You will soon be bringing your baby into the world. Labour generally begins spontaneously between 38 and 41 weeks after the start of your last menstrual period. However, delivery anywhere between 37 and 42 weeks is considered full-term. Your expected delivery date is not a deadline. Even if you have not given birth at more than 40 weeks, there is still a good chance labour will begin on its own. In some cases it may be preferable to give birth between 41 and 42 weeks than to wait until 42 weeks have passed. If you have completed 41 weeks and there is no sign that labour has started, you can discuss your options with your doctor or midwife. They may have you undergo some tests (monitoring, ultrasound) to determine whether you can continue to wait for labour to begin on its own or whether it is preferable to induce labour (see Possible interventions during labour,).
No one can predict when and how your labour will begin. Most women will recognize labour because of certain tell-tale signs. It’s normal at that point to feel excited or scared.
Passing the mucus plug
The mucus plug, which blocks the cervix during pregnancy, is made of thick secretions sometimes tinged with blood. You may lose your mucus plug without even realizing it several days before you give birth or during labour. It’s also possible to lose it in stages.
If you do notice it, don’t be too quick to jump to conclusions. This doesn’t necessarily mean labour has started. You will need to wait for other signs.
For most women, labour begins with uterine contractions (see How to tell the difference between contractions and other abdominal pain). You may have already felt your abdomen become hard during pregnancy. These are contractions that, while sometimes uncomfortable, aren’t really painful (Braxton Hicks contractions).
Contractions experienced during delivery are different from Braxton Hicks contractions. Your abdomen gets tight and hard and the contractions become more and more uncomfortable. Generally women feel pain in the lower abdomen, but for others the pain is located in the lower back and spreads to the front. Some women find the pain of contractions similar to menstrual cramps, only stronger. Every woman will experience contractions in her own way. The feelings may even be very different for the same woman from one pregnancy to the next.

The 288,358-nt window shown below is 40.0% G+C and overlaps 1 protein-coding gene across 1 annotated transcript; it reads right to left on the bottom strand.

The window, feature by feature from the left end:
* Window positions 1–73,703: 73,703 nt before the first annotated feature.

Natural rupture of the amniotic membranes
For some women (about one in ten), the rupture of the amniotic membrane, or amniotic sac, signals the beginning of labour. The amniotic membrane is made up of two layers, hence they are often referred to as “membranes.” These membranes surround your baby and contain the amniotic fluid around him. When they rupture, the amniotic fluid leaks out. It is often referred to as having your “water break” because the liquid that leaks out is clear like water, although sometimes tinged with a bit of blood. You may only leak a few drops or it may leak enough to wet your bed or your clothes. There may be so much liquid that it drips onto the floor.
At the end of pregnancy it can be difficult to distinguish between normal vaginal discharge and amniotic fluid (see Possible types of discharge). Generally with amniotic fluid, there will be enough to soak a sanitary pad.
What should I do?
When your water breaks, you should head for the hospital or birthing centre, even if you have no contractions.
The staff will make sure your baby is doing well and will check whether your membranes did actually rupture, or if it is merely vaginal discharge, which tends to be heavier at the end of pregnancy.
Labour will likely start in the hours after your water breaks. If the contractions still haven’t begun or if you are a carrier of streptococcus (also called group B or BGS), labour may need to be induced.